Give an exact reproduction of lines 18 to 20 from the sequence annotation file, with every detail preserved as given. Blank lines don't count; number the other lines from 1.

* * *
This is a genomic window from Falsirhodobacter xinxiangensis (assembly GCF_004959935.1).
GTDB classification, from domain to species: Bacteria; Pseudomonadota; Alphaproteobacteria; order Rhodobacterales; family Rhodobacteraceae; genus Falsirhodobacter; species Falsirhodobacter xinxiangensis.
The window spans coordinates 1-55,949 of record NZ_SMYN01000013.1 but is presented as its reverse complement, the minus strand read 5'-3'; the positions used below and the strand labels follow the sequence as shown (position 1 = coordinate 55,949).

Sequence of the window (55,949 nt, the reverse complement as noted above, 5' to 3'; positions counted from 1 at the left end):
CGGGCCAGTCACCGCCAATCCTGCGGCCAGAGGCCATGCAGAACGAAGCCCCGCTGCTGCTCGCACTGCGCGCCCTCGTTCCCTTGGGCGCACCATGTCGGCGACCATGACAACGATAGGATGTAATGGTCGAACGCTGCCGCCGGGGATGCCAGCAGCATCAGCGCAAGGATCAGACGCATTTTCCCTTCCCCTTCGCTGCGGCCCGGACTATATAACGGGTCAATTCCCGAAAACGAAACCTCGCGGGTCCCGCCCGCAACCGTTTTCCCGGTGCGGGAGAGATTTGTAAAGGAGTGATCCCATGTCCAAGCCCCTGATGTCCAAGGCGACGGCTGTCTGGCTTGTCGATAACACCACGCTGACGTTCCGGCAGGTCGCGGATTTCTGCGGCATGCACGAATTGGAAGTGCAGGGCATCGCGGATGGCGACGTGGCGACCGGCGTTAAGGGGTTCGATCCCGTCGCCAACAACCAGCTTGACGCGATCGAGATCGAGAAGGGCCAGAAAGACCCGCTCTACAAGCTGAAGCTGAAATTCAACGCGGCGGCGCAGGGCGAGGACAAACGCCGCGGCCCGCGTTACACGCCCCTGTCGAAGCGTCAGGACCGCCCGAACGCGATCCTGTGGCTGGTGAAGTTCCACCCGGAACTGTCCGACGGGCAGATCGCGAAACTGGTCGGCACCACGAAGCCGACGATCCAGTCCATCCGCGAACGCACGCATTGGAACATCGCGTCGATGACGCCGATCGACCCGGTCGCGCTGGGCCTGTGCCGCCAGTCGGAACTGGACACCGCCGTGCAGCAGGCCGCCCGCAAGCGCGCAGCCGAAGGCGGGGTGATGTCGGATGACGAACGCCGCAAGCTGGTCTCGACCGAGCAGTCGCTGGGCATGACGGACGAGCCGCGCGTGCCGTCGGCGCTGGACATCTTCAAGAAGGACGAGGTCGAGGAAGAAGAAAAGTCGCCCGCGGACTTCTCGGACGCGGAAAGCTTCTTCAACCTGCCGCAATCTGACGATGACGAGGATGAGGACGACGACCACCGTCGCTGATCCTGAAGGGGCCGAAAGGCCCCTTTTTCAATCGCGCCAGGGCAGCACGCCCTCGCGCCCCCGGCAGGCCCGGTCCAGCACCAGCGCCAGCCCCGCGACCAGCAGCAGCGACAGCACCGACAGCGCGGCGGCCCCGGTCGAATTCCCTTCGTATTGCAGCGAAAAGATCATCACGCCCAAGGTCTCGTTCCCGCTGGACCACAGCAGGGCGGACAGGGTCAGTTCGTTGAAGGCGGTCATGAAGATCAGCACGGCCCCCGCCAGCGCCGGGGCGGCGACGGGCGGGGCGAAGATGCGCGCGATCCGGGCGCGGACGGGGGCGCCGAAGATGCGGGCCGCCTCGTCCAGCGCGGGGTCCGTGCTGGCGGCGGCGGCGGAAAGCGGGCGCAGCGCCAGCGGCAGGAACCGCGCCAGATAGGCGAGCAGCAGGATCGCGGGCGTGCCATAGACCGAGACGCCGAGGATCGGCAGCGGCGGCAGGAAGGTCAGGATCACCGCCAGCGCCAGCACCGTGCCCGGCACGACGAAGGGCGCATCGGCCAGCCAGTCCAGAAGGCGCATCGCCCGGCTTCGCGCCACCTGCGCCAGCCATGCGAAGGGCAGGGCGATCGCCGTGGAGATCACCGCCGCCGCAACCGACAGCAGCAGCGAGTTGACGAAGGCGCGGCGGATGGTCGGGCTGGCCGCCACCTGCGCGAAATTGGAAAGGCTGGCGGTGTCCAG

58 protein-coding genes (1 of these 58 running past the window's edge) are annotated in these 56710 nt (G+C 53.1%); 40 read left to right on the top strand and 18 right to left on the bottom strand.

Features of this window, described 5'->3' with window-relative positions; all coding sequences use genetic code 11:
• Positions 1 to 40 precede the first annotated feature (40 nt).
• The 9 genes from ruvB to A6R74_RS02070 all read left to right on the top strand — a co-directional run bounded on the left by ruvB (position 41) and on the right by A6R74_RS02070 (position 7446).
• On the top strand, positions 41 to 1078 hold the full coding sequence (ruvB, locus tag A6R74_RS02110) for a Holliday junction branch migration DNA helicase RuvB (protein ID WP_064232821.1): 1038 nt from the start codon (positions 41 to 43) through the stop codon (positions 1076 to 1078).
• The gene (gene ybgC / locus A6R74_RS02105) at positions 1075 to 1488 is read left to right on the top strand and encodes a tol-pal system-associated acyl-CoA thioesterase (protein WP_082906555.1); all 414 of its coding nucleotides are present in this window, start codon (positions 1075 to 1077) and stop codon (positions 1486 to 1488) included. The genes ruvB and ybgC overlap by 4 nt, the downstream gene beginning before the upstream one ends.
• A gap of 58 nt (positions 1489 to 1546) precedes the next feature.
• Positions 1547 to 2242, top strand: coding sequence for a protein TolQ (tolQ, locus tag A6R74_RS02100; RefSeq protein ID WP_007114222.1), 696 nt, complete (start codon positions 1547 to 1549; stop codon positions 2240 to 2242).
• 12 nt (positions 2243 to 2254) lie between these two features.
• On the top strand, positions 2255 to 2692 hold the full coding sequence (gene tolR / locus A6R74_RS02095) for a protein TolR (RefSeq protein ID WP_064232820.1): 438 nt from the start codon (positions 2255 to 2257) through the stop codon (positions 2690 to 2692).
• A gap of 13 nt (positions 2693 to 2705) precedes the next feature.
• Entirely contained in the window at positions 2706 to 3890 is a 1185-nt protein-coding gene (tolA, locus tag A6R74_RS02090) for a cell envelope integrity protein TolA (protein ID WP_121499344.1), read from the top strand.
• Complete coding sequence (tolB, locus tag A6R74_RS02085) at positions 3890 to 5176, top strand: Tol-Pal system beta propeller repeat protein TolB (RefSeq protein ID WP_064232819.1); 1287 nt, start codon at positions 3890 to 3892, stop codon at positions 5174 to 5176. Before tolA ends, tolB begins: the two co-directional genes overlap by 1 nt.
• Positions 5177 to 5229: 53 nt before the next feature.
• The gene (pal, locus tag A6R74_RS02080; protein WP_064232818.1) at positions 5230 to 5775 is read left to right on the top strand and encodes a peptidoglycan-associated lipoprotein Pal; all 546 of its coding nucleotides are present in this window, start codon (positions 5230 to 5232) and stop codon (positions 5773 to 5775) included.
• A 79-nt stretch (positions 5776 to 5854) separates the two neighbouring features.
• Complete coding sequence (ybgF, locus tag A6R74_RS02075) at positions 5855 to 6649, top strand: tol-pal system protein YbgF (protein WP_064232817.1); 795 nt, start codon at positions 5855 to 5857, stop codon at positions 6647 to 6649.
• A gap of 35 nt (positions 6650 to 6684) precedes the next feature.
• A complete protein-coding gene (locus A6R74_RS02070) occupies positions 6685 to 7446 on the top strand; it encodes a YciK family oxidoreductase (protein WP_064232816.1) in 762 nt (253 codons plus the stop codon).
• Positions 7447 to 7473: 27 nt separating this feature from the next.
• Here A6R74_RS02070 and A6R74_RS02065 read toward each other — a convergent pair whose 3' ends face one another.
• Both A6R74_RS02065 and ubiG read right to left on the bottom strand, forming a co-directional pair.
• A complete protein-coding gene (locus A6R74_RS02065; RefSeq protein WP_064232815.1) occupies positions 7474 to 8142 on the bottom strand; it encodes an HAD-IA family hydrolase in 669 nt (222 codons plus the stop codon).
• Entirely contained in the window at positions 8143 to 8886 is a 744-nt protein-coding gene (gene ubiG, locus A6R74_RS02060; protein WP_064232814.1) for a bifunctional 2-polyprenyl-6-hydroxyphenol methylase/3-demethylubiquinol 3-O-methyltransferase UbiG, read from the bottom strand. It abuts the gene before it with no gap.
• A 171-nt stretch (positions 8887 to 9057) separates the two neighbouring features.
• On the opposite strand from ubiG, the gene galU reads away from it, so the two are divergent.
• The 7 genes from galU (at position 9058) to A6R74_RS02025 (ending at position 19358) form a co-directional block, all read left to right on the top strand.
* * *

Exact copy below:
• Complete coding sequence (tolB, locus tag A6R74_RS02085) at positions 3890 to 5176, top strand: Tol-Pal system beta propeller repeat protein TolB (RefSeq protein ID WP_064232819.1); 1287 nt, start codon at positions 3890 to 3892, stop codon at positions 5174 to 5176. Before tolA ends, tolB begins: the two co-directional genes overlap by 1 nt.
• Positions 5177 to 5229: 53 nt before the next feature.
• The gene (pal, locus tag A6R74_RS02080; protein WP_064232818.1) at positions 5230 to 5775 is read left to right on the top strand and encodes a peptidoglycan-associated lipoprotein Pal; all 546 of its coding nucleotides are present in this window, start codon (positions 5230 to 5232) and stop codon (positions 5773 to 5775) included.